If you had no dangly thing at the back of your throat, how well could you sing?
Have your music recorded by a real symphony orchestra
What qualities do you need to be a producer?
What basic equipment do you need to make professional recordings?
To eliminate feedback is it good to reduce the gain and raise the fader? (Part 1)
Your actions don't require reasons, just try stuff out and see.
Avid and Apple conspire to heist 9 decibels of level
Windows 8 brings performance improvements to Sonar
Setting a noise gate for a bass guitar with amplifier noise
Should you make decisions as you record, or keep your options open until later?
Noise levels are not difficult to measure, just use a meter and take a reading. But expressing exposure to noise, or any high sound level, over a period of time is more tricky. Real-world noise fluctuates and long periods of low ambient sound levels may be punctuated by brief bursts of high intensity noise.
One way of expressing noise levels over a period of time is the Leq. This is the sound level which, integrated - 'evened out' - over a period of time, is equivalent to a steady sound pressure level. In fact, the expression should ideally be Leq,T - where T is the time over which the exposure is integrated. Sometimes also you will see LAeq,T - this signifies that an 'A weighting' filter has been used to mimic the frequency response of the human ear.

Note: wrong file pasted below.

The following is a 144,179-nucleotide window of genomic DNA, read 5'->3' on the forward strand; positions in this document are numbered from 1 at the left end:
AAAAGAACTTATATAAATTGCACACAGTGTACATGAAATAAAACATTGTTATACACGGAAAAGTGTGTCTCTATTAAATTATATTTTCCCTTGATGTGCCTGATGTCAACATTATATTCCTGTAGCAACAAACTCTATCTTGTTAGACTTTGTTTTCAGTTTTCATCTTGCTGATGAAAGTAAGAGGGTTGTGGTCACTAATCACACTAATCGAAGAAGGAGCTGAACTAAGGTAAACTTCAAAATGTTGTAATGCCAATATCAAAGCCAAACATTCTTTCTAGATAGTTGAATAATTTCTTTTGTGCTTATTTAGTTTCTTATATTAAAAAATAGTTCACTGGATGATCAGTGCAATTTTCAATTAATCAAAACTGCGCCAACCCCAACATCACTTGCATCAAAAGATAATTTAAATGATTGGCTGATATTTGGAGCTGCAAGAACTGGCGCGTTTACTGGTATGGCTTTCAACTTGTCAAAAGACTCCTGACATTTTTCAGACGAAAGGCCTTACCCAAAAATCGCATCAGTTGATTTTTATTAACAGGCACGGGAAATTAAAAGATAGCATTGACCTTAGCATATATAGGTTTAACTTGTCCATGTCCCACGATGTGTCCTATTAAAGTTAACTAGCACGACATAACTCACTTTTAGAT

Legislation in the UK, which is similar in intent and spirit to legislation elsewhere, specifies that the daily duration of exposure to noise should be no longer than a stated maximum over a range of sound levels.
|LAeq||Permissable duration of exposure|
This makes interesting reading. Music that we would consider to be loud is regularly over the 100 dB SPL level. The point however is that the level is integrated over a period of time. The fact is that a typical recording session involves a lot of discussion in and around takes and playbacks. So if levels peaked at 111 dB SPL on one single occasion that lasted two seconds, it may not make all that much of a difference.
Legally, whoever is in charge of a session is responsible for controlling levels. The studio that you hired does not have that responsibility (Standard legal disclaimer - get your own legal advice on these matters!). So if you wanted to ensure that you don't get a lawsuit from a session musician in twenty years time when he finds his hearing is failing, consult your local legislation and get a Leq meter. Use it on all sessions and keep a log of the readings.
Factory managers take noise levels very seriously. In music this is something that is often ignored. An awareness of the potential for hearing damage wouldn't go amiss though.